Rock A Doodle
If you are expecting something to really crow about, Don Bluth's Rock-A-Doodle may not be the best place to turn. A down and out farm rooster and Elvis impersonator, Chanticleer, becomes convinced that the sun only rises at the command of his voice. An evil owl (who doesn't like sun), hires a thug to interrupt Chanticleer's morning routine. The rooster misses his crow, but the sun still comes up. Suddenly his purpose in life is lost, and he heads off to the big city. The clouds come, it starts to rain, and the rest of the story predictably follows along.
This film seems confusing, noisy, and pointless. The pacing is very fast, and there is not much time to let the plot develop. The main storyline centres between two live action sequences with a child reading a bedtime story. Bluth would have been better off to forget the live action, and put more effort into the main plot.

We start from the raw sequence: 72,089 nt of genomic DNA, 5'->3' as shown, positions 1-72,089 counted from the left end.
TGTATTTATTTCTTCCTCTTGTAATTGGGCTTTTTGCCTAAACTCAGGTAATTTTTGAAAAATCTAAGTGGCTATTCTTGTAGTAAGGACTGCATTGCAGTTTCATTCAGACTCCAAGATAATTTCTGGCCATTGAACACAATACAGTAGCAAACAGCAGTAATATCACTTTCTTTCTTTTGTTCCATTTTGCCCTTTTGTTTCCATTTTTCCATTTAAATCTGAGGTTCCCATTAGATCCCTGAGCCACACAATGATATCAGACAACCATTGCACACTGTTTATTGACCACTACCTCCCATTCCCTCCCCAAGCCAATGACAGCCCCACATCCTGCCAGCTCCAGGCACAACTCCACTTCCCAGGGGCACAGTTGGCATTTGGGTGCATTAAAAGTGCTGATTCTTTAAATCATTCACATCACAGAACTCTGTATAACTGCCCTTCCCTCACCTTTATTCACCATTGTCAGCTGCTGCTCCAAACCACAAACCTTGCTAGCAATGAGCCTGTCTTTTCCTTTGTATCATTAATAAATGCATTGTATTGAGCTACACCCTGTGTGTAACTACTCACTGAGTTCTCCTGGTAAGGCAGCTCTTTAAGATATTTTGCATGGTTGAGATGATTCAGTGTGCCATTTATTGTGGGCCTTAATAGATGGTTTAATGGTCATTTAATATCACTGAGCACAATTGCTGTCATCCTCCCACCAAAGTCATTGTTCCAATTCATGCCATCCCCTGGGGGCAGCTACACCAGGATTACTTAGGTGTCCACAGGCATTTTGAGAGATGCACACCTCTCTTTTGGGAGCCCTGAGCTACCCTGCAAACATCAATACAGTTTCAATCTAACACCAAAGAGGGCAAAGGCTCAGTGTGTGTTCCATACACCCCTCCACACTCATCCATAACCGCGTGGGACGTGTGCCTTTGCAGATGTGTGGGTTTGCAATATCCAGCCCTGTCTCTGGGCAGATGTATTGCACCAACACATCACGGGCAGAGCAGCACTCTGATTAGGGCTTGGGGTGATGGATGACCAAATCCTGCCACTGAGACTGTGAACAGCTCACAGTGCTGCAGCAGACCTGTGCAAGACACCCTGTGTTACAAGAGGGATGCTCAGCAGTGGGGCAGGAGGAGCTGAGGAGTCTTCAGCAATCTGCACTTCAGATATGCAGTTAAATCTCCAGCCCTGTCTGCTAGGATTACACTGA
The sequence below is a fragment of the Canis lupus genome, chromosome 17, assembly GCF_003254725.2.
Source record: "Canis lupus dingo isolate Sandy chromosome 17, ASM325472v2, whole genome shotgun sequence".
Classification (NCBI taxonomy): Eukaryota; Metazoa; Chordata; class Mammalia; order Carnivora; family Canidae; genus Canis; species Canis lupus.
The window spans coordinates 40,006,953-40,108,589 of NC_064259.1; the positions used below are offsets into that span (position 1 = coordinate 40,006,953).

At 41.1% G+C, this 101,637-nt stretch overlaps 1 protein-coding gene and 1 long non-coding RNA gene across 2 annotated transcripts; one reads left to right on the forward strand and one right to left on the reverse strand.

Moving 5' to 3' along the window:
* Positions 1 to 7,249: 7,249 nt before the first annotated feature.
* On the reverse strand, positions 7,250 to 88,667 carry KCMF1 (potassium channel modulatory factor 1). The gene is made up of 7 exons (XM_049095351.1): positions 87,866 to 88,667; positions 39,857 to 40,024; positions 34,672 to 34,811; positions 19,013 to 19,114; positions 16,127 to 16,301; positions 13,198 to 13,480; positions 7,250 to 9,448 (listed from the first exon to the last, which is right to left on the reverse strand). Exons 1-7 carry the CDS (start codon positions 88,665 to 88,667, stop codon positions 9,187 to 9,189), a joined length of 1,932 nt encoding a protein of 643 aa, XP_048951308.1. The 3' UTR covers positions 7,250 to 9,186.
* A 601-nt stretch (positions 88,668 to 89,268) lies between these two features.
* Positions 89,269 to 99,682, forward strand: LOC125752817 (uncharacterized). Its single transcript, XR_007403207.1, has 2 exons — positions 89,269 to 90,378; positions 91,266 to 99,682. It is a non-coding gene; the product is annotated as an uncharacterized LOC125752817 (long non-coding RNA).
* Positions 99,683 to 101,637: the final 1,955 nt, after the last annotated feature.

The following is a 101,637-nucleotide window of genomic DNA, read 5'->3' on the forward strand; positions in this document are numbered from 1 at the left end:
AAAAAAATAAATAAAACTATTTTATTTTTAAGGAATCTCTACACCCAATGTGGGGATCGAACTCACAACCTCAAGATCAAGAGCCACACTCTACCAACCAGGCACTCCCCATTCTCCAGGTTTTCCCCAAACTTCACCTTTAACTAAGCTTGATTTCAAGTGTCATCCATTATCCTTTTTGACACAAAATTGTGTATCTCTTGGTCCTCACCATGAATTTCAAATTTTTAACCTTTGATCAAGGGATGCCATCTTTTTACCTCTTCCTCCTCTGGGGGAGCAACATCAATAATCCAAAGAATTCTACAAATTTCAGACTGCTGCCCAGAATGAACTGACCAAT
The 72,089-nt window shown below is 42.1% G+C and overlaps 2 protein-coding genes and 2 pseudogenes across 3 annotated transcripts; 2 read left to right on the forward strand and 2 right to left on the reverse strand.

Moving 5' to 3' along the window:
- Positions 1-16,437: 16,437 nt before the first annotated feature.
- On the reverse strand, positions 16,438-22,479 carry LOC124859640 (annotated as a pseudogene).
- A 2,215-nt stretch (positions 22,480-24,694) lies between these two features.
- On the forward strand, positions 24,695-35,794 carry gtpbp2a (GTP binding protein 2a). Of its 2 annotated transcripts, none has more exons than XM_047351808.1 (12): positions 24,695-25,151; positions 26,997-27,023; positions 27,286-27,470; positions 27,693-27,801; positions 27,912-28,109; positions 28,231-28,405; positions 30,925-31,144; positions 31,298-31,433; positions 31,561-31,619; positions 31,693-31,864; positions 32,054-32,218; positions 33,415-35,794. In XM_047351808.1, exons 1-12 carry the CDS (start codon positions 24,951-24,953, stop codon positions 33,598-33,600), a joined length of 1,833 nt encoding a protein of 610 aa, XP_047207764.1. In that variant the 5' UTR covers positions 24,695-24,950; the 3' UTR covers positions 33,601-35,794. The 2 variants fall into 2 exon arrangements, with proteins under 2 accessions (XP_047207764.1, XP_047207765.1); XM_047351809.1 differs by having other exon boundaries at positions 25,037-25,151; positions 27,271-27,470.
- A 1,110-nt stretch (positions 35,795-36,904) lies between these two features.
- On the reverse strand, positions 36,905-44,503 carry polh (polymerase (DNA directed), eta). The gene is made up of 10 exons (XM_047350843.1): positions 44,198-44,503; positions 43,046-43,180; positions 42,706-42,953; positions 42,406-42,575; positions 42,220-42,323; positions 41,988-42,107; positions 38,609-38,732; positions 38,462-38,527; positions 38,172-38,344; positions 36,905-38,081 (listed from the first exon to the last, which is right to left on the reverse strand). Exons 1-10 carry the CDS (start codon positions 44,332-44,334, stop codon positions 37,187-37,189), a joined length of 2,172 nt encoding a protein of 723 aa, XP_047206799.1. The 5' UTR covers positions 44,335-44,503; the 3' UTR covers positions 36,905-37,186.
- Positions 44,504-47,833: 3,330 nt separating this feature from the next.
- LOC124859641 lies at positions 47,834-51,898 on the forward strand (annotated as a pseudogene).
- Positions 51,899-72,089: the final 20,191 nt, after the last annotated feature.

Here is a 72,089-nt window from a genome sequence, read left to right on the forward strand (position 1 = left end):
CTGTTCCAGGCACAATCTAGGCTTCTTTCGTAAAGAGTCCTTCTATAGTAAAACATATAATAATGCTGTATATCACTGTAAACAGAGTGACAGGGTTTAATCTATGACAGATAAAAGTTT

The film rates well in sexual content and language. Younger children may find the evil owl frightening. There is a good share of slapstick and verbal violence. The evil gang often proclaim their need to "annihilate" other characters, but for the most part, this film offers tame viewing.
Rock-A-Doodle sells itself on a lot of wonderful music, but it all seems to sound the same. In any movie with a predominant musical score, the music should help to bring scenes of the story forward above the rest. This just doesn't happen.
Glen Campbell does a reasonable Elvis, as he provides the voice for Chanticleer. Phil Harris is the narrator that tries to keep the story flowing, a job very similar to the one he held in Disney's Robin Hood. That movie also happened to be one of the first major Disney projects Bluth helped to animate.